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Title: Capital intensity of employment, wage share variability, and income inequality : findings from two industrial areas in India
Author: Gupta, Natalie C. F.
Awarding Body: University of Manchester
Current Institution: University of Manchester
Date of Award: 2012
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Abstract:
Rising inequalities between and within income categories (especially labour and capital) haveemerged as an increasing concern particularly in the last two decades. One of the main reasons for this has been a sharp decline in the wage share in many countries. A declining wage share refers to a decrease in the size of the total wage bill relative to either national income or net value addition (NVA). India is an important example of this situation. Trends at the level of aggregate statistics show that the wage bill has not kept up with productivity increases. This has led to a sharp decline in the wage share, leaving researchers the task of explaining the causes (and consequences) of this decline. The research contributes towards this task by critically examining one of the main avenues ofresearch that has been used in order to explain the causes of a declining wage share in India. This refers to the hypothesis according to which this trend is the outcome of increased capital intensity of employment, or more generally labour-saving investments. The study examines the relevance of this hypothesis for dynamics taking place at a disaggregated level of analysis in Indian industrial manufacturing. In order to do this, three main questions are addressed. The first is whether a declining wage share is a necessary outcome of labour-saving investments in production, or whether other factors are also important in mediating this relationship. The second is the conditions affecting the degree to which a declining wage share also involves increased income inequalities within the labour income category, and in some cases, declining real incomes for workers. The third is the relevance of drawing upon a demand and supply framework for the treatment of the question of causality in the analysis. The study answers the questions by drawing on two very different case studies. The first is thePimpri Chinchwad Industrial Township (PCIT), located in the outskirts of Pune (State ofMaharashtra, western India). The production processes characterising many of the factoriesoperating in this area are capital intensive. The second is the art metalware industry in Moradabad (State of Uttar Pradesh, northern India). The production processes taking place in the majority of units in this area are labour-intensive. The findings suggest that the factors contributing to a declining wage share cannot be analysed without at the same time examining the distributional set-ups within which technological changes take place, and how these arrangements are changing. Firstly, many of the factors contributing towards a declining wage share are not directly caused by changes in technology, and hence skill requirements, in production. This includes the weakness (and further weakening) of the mechanisms linking wages to productivity at the firm and sectoral level. Secondly, a declining wage share also involves changing income inequalities within the labour income category. The sources of these inequalities are not only linked to differentials in skills. Thirdly, this is happening in the context of speedy changes in the economy, including changing needs. This makes the links between wages and productivity an important requirement for the labour income category to be able to benefit from increased productivity, not only as workers through the wage system, but also as consumers. Lastly, many of the variables that emerge as important in the analysis cannot be subsumed under a demand and supply framework. One of the implications for the treatment of the issue of causality is the need to move away from seeking causal links in the traditional ‘cause and effect’ framework, to questions about how certain trends come about. This also has consequences for the normative side of the debate.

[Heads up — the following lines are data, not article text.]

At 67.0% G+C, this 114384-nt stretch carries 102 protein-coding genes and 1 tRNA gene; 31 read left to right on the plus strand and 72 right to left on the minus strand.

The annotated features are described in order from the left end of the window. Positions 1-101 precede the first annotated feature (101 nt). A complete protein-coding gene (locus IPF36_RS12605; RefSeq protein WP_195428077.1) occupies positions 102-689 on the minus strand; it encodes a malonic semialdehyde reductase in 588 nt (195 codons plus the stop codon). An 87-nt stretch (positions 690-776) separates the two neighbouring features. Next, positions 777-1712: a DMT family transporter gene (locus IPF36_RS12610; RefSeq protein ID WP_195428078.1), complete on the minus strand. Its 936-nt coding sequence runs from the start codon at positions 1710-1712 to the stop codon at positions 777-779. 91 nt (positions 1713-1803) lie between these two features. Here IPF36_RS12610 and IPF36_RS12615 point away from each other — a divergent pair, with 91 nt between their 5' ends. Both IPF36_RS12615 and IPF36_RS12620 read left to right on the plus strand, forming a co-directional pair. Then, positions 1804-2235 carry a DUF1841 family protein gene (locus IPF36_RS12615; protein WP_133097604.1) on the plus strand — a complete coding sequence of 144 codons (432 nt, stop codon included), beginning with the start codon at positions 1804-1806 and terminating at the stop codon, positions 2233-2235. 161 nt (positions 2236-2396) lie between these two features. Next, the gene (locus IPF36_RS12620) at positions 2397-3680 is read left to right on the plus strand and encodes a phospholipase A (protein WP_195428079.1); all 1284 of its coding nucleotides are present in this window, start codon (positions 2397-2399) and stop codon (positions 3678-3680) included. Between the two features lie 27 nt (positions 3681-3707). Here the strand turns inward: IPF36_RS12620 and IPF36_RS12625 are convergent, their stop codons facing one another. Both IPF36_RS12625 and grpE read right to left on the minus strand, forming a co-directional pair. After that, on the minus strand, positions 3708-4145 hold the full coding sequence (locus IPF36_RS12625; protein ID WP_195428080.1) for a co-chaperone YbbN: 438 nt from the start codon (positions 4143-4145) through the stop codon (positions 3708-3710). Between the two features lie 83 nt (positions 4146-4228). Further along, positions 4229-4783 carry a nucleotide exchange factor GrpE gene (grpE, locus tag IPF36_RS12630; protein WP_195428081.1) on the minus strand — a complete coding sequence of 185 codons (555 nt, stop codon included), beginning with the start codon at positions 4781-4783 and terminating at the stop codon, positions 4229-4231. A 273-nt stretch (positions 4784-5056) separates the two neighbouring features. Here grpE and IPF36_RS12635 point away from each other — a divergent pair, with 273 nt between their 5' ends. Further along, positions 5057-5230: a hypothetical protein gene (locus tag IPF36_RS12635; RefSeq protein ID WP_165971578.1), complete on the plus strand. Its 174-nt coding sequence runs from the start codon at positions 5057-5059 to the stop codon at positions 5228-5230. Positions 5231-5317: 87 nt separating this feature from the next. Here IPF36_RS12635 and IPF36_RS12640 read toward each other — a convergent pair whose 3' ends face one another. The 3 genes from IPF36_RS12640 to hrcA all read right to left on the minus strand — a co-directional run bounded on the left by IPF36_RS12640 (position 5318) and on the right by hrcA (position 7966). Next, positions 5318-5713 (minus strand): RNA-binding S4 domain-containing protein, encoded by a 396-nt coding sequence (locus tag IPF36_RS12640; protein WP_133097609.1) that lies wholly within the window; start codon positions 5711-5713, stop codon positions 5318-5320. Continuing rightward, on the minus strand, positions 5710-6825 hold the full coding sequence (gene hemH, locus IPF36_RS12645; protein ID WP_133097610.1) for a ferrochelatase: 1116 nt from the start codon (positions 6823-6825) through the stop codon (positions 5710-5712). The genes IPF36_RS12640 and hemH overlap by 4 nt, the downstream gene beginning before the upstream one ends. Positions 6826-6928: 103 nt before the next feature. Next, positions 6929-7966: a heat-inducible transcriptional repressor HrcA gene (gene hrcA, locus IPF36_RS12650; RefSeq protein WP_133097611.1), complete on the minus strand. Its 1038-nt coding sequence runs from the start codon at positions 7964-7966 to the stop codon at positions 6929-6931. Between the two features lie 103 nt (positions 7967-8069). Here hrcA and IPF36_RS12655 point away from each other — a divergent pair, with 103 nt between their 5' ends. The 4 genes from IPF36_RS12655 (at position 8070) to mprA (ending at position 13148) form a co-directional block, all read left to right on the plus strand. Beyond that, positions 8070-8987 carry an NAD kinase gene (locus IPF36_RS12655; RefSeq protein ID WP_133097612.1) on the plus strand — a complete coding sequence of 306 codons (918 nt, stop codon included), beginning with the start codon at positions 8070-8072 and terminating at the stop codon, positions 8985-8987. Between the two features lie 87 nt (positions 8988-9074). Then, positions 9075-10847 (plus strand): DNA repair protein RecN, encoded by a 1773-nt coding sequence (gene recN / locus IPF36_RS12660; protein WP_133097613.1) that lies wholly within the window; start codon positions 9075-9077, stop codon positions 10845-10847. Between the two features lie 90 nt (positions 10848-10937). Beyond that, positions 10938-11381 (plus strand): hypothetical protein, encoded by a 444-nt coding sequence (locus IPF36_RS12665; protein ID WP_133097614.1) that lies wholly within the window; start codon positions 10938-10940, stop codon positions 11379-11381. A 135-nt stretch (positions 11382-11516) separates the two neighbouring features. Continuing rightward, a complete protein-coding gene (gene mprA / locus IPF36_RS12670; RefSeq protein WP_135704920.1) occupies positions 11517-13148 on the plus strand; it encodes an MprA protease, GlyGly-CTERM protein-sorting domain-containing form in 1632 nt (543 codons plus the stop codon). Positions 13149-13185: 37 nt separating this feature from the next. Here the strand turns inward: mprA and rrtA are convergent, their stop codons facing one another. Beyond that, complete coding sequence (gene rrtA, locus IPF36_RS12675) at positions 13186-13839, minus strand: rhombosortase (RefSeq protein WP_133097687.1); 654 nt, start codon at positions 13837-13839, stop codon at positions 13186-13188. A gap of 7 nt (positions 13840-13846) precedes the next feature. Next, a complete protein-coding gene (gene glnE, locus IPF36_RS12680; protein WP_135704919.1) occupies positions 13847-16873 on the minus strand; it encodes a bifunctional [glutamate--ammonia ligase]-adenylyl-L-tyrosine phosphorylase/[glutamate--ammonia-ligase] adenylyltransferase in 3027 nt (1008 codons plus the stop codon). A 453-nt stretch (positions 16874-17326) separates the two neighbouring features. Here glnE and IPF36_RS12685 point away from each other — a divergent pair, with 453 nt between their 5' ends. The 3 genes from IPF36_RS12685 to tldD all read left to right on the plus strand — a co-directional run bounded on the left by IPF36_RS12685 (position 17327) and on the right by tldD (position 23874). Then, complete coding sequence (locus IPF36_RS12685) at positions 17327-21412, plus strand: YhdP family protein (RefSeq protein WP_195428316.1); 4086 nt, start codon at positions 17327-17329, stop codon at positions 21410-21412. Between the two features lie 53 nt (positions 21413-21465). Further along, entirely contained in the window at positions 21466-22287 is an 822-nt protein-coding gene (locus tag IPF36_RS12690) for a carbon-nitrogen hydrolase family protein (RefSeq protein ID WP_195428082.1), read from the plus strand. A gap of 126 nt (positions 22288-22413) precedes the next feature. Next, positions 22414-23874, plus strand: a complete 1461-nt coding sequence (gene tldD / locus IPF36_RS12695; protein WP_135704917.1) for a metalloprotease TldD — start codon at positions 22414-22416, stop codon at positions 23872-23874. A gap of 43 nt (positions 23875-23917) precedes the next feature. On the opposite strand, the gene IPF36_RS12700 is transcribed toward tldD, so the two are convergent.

Supervisor: Mccourt, William; Barrientos, Armando Sponsor: Brooks World Poverty Institute
Qualification Name: Thesis (Ph.D.) Qualification Level: Doctoral
EThOS ID: uk.bl.ethos.647354  DOI: Not available
Keywords: Income Distribution ; Wage Share ; Indian Manufacturing ; Income Inequality
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